Recently, Europe is engulfed in horsemeat scandal — spot checks conducted by Irish beef inspectors led consumers across Europe to realize that they might not be getting beef when purchasing beef products. In fact, one inspection found that about a third of hamburger meat was composed of horsemeat, and not beef. This case is evidence that the global food supply chain is just too complex to monitor without RFID and other technologies.
The issue here is simple: It is expensive to track every animal using pen and paper, inspect every animal crossing borders, and create a chain of custody showing where the meat used in a particular product originated.
The world’s food supply chain crisscrosses countries and continents. Monitoring billions of dollars’ worth of food moving from one place to another is impossible with the systems currently being used. This leaves gaping holes for unscrupulous businesses to exploit, potentially putting tens of thousands of people at risk.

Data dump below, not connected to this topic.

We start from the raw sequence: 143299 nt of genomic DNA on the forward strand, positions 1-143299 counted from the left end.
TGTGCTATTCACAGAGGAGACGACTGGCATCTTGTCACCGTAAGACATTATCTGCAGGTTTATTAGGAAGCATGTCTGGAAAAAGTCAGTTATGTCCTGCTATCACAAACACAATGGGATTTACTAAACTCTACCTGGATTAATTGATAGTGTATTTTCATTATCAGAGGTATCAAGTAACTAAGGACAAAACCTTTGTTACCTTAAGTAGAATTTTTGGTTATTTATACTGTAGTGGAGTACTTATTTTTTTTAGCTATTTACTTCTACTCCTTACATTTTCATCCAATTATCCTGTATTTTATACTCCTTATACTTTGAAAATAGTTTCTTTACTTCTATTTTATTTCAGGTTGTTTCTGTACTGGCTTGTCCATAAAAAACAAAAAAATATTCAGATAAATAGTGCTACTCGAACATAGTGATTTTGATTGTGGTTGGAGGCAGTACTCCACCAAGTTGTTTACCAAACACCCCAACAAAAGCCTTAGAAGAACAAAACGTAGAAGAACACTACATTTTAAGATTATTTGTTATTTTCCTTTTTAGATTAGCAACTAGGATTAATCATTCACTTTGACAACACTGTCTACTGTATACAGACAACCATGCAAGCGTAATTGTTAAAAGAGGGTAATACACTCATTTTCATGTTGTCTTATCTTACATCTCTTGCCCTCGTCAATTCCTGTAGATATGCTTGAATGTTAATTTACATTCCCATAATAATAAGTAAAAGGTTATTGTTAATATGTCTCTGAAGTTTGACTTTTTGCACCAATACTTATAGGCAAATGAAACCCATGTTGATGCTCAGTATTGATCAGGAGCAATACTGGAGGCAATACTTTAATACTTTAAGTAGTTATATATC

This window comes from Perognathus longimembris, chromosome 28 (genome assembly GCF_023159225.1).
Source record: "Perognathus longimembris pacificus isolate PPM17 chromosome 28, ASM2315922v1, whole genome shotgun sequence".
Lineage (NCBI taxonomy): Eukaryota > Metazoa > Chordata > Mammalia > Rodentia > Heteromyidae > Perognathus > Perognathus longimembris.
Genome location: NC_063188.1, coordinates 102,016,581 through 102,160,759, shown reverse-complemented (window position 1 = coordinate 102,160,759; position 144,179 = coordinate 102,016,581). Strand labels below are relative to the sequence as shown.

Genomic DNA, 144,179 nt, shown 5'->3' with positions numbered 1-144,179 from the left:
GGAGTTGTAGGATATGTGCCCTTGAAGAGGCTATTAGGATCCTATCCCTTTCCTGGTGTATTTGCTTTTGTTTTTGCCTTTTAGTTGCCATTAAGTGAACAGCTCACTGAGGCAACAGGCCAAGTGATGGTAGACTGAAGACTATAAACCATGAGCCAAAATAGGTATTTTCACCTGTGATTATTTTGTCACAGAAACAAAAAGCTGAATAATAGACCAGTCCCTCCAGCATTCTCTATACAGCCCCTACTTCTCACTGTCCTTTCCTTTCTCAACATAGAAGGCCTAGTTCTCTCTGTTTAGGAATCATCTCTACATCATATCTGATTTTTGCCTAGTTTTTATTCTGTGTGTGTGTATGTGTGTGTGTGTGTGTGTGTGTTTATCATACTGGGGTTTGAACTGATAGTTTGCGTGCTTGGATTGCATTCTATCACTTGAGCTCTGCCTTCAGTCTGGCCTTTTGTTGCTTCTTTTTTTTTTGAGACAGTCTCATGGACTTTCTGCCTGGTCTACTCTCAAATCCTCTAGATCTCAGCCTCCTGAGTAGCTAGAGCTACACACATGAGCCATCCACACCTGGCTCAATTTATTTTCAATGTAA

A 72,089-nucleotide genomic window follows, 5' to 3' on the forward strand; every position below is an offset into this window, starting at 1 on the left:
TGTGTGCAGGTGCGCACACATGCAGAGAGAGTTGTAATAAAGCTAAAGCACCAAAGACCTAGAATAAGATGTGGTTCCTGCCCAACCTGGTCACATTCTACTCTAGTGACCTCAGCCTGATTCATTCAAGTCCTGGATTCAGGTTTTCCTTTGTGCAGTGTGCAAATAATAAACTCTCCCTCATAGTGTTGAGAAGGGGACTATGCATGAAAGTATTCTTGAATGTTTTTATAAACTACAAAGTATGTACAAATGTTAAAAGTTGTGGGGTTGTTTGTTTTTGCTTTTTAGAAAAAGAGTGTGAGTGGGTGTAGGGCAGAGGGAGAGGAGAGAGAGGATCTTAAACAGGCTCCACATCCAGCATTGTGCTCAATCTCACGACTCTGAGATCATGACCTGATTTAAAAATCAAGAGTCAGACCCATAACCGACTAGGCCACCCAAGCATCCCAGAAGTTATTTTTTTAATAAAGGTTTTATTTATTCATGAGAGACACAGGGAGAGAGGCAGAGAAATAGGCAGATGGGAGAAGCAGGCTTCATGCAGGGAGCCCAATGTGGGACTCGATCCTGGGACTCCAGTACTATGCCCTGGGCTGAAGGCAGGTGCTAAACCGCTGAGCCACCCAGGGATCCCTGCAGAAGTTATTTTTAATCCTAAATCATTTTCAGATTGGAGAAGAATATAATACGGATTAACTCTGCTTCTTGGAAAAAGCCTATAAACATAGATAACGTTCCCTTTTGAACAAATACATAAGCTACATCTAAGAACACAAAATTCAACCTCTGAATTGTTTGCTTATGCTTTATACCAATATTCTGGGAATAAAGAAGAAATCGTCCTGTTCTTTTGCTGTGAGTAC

The time has come to use RFID and other automatic data-capture technologies to monitor animals and food shipments. Small farms may say that they can’t afford the technology. But tags are becoming cheaper, and there are systems hosted in the cloud that enable users to read tags via their mobile phones and then upload that information, so it can be shared with business partners and government regulators.
If there’s an international effort to standardize both RFID’s use for food tracking and the systems utilized for sharing data, the cost will be a lot less than the cost of having people swear off beef because they no longer trust that what they get is pure and safe.